Commissioners expedited the spending of $250,000 this year to beef up the shelter staff.

Attempts to reach Merrill were unsuccessful Tuesday.

Hallett said he believes the shelter is close to implementing strategies to increase adoptions. At the commission's direction, he said, the shelter is trying to greatly reduce the number of animals killed.

"That is a radical change from the way things have been done in the past," he said. "I do think this is a temporary situation. I'm grateful for the help."

Under Merrill's proposal, former Temple Terrace City Manager Kim Leinbach would step in as a temporary contract employee and serve in a senior management role.

Code Enforcement director Dexter Barge and library chief Joe Stines would offer advice on setting ways to track progress and improving customer service.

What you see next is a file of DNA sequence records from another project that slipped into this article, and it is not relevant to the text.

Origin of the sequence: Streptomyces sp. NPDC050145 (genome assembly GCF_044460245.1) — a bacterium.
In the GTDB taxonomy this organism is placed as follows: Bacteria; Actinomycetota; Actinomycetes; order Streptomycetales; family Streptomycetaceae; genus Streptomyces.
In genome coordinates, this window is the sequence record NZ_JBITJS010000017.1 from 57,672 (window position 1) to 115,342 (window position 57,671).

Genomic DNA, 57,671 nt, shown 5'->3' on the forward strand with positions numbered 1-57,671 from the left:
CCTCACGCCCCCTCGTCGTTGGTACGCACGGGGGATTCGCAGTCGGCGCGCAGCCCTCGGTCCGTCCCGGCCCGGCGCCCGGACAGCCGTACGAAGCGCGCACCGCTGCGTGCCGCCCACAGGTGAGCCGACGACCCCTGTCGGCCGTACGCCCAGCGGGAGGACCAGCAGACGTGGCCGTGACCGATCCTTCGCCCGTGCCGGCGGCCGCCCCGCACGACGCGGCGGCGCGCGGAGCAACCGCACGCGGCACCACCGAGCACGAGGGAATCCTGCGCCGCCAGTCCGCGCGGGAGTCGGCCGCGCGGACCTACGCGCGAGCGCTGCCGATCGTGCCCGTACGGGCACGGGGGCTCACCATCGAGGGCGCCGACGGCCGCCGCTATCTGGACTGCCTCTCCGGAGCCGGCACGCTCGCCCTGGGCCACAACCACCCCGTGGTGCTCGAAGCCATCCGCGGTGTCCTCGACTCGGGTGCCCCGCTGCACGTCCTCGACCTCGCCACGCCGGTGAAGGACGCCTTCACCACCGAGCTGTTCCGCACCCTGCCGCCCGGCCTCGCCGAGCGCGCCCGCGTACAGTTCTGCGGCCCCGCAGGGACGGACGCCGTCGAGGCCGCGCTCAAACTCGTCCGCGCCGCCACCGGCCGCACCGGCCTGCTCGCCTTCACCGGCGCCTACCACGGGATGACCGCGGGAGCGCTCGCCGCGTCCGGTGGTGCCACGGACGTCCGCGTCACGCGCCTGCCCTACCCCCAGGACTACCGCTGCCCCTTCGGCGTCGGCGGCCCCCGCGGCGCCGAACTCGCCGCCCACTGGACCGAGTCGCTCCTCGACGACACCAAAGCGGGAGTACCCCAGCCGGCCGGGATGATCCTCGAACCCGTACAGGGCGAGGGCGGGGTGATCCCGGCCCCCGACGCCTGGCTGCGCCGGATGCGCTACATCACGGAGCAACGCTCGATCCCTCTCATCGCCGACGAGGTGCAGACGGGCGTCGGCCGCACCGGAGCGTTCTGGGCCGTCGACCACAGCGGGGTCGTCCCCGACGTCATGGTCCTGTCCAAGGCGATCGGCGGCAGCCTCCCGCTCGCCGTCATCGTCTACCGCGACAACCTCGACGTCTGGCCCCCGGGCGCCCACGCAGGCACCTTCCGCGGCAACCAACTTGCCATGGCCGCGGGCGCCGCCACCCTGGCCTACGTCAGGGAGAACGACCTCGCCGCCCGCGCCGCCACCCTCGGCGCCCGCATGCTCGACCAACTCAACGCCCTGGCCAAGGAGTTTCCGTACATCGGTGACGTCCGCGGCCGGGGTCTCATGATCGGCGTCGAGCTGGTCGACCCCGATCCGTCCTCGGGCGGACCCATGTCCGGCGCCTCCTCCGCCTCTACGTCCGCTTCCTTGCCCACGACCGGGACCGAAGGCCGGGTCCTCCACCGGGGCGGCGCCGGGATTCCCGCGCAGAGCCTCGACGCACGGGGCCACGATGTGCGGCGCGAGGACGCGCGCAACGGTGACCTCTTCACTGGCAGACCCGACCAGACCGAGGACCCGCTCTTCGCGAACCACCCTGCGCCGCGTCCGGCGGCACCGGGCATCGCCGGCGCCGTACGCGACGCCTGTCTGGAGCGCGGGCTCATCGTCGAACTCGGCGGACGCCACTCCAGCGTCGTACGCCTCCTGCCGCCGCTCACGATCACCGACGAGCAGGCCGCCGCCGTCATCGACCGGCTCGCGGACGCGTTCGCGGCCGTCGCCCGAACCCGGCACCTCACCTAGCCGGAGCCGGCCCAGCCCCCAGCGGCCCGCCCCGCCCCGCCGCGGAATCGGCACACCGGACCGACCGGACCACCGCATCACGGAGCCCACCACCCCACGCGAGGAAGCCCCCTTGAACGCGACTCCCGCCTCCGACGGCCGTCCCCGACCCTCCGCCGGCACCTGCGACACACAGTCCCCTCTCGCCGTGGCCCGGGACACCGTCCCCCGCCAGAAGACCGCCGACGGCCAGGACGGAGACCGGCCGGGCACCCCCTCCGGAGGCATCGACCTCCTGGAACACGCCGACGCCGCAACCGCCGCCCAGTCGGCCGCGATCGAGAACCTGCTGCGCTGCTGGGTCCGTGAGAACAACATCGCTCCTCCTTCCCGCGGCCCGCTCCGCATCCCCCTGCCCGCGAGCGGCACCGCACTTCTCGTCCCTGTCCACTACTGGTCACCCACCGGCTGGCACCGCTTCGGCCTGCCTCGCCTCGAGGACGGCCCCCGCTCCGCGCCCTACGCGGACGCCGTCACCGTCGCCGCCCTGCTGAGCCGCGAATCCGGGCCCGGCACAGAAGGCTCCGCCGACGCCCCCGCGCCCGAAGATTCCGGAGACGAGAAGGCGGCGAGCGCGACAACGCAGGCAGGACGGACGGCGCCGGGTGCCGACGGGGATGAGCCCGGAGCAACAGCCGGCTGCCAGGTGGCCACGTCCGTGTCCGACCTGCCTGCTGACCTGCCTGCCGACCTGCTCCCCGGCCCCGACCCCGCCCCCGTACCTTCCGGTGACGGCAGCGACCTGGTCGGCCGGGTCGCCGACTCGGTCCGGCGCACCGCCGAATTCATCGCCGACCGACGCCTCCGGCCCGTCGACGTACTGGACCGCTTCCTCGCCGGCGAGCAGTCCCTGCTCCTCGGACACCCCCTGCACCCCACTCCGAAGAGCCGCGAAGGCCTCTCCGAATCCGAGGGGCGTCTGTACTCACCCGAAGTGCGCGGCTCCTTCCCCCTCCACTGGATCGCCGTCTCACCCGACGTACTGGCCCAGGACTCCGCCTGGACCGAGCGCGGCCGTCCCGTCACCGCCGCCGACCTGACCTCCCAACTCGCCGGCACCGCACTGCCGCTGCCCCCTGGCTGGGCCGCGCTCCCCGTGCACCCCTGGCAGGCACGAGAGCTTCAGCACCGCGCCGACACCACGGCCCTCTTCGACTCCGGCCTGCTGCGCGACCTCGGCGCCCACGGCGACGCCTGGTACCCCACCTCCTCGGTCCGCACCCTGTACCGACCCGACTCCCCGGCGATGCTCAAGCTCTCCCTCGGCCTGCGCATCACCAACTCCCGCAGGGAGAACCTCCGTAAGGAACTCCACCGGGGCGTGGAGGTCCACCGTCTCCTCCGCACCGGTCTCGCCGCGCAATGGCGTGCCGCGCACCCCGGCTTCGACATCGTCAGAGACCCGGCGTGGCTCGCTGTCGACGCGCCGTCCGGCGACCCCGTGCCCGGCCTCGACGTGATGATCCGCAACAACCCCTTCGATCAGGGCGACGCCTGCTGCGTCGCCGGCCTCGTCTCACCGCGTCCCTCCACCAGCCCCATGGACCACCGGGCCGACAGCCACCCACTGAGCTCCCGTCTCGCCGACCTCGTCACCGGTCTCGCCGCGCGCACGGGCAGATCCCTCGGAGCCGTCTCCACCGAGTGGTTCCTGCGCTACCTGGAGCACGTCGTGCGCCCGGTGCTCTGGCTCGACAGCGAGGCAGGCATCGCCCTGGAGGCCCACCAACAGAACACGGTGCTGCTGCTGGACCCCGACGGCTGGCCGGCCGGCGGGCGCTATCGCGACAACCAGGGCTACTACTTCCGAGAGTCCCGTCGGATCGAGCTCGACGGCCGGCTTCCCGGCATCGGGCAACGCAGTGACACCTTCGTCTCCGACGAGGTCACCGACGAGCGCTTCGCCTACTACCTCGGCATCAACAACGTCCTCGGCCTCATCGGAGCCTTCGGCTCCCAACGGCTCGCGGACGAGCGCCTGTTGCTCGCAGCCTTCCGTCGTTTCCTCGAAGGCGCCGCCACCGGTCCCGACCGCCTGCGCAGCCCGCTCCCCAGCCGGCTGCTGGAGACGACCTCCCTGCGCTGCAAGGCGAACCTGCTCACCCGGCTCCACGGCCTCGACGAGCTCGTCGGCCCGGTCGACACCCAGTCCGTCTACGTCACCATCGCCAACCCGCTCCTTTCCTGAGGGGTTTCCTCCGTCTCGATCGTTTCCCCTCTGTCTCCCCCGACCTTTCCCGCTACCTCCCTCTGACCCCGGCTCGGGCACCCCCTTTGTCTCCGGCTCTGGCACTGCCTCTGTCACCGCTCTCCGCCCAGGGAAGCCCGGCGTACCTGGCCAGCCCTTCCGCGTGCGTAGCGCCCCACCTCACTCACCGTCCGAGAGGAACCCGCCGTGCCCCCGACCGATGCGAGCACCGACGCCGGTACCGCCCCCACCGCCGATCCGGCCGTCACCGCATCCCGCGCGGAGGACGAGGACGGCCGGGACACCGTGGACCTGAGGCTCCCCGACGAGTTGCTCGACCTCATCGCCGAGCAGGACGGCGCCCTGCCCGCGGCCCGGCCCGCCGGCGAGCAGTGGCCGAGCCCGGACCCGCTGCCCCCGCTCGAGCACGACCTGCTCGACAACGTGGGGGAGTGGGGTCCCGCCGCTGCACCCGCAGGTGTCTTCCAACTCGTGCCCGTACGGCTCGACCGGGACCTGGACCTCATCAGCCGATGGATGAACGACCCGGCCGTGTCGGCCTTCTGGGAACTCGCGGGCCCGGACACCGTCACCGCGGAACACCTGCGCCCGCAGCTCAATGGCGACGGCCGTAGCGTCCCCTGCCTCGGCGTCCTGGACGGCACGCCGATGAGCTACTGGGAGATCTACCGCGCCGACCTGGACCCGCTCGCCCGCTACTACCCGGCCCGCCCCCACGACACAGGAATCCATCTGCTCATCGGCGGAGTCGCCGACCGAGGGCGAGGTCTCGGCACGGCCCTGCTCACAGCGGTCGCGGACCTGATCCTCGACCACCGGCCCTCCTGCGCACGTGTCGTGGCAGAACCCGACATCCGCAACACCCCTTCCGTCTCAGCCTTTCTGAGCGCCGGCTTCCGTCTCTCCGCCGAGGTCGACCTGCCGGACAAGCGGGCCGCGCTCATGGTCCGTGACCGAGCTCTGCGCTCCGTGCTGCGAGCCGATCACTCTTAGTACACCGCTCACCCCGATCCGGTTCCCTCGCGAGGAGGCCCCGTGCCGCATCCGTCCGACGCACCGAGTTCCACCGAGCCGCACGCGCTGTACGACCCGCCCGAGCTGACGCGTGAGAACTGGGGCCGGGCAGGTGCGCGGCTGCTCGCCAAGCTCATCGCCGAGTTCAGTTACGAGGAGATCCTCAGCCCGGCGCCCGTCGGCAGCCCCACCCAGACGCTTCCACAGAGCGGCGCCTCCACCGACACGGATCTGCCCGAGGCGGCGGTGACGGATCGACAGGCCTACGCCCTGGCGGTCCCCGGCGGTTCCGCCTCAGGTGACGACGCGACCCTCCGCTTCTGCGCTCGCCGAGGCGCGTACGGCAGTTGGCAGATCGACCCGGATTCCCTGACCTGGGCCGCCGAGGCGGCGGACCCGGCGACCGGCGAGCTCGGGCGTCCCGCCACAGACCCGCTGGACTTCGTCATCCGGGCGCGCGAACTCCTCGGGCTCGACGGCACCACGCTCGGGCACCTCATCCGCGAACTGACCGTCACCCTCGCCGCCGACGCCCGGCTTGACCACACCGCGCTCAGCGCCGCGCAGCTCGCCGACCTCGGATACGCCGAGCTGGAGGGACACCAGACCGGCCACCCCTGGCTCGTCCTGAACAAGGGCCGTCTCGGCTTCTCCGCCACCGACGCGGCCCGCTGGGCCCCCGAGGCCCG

The moves come on the heels of publicity about the shelter euthanizing a 1-year-old German shepherd earlier this month after a family had applied to adopt it.

Merrill's memo indicated the pup was the fourth such case in the past year.

Hillsborough animal shelter getting more advisers 10/29/13 [Last modified: Tuesday, October 29, 2013 11:48pm]
Photo reprints | Article reprints

© 2017 Tampa Bay Times

    

Join the discussion: Click to view comments, add yours

Loading...
  1. All of Puerto Rico without power in Maria's brutal wake

    News

    SAN JUAN — Hurricane Maria's ferocious winds continued strafing Puerto Rico late Wednesday morning, shearing off roofs, cutting power to nearly the entire island and pushing rivers over their banks.